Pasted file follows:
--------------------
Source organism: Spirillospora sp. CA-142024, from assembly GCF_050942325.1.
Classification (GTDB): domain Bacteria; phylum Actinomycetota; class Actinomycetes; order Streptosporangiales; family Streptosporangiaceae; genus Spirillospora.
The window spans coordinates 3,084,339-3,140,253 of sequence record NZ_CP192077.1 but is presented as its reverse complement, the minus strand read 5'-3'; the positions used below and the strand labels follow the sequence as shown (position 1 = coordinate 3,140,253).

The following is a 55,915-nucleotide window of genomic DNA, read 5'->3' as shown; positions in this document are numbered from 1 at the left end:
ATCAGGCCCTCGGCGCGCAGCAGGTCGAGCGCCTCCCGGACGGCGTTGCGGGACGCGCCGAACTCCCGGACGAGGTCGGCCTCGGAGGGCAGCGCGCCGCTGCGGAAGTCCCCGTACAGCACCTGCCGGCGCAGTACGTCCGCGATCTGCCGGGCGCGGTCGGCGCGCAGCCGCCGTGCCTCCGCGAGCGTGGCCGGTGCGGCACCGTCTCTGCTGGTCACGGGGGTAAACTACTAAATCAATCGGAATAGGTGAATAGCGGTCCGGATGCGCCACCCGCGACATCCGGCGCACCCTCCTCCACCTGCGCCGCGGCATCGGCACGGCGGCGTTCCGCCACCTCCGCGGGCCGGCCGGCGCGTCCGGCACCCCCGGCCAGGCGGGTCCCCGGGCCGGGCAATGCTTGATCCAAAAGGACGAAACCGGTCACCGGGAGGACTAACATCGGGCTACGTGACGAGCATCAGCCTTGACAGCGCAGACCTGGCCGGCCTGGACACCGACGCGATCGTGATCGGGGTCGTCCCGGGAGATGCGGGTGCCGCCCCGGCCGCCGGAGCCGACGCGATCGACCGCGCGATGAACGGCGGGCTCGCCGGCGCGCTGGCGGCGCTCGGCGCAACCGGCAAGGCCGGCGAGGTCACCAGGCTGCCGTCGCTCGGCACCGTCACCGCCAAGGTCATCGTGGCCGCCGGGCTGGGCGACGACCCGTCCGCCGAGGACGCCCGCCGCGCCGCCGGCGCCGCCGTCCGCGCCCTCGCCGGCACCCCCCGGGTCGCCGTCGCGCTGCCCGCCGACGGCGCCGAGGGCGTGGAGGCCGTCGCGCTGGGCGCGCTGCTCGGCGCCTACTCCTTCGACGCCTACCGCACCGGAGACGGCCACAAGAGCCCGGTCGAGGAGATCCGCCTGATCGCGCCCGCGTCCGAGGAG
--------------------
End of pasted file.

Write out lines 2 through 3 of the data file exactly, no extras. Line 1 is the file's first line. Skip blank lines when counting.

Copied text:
Classification (GTDB): domain Bacteria; phylum Actinomycetota; class Actinomycetes; order Streptosporangiales; family Streptosporangiaceae; genus Spirillospora.
The window spans coordinates 3,084,339-3,140,253 of sequence record NZ_CP192077.1 but is presented as its reverse complement, the minus strand read 5'-3'; the positions used below and the strand labels follow the sequence as shown (position 1 = coordinate 3,140,253).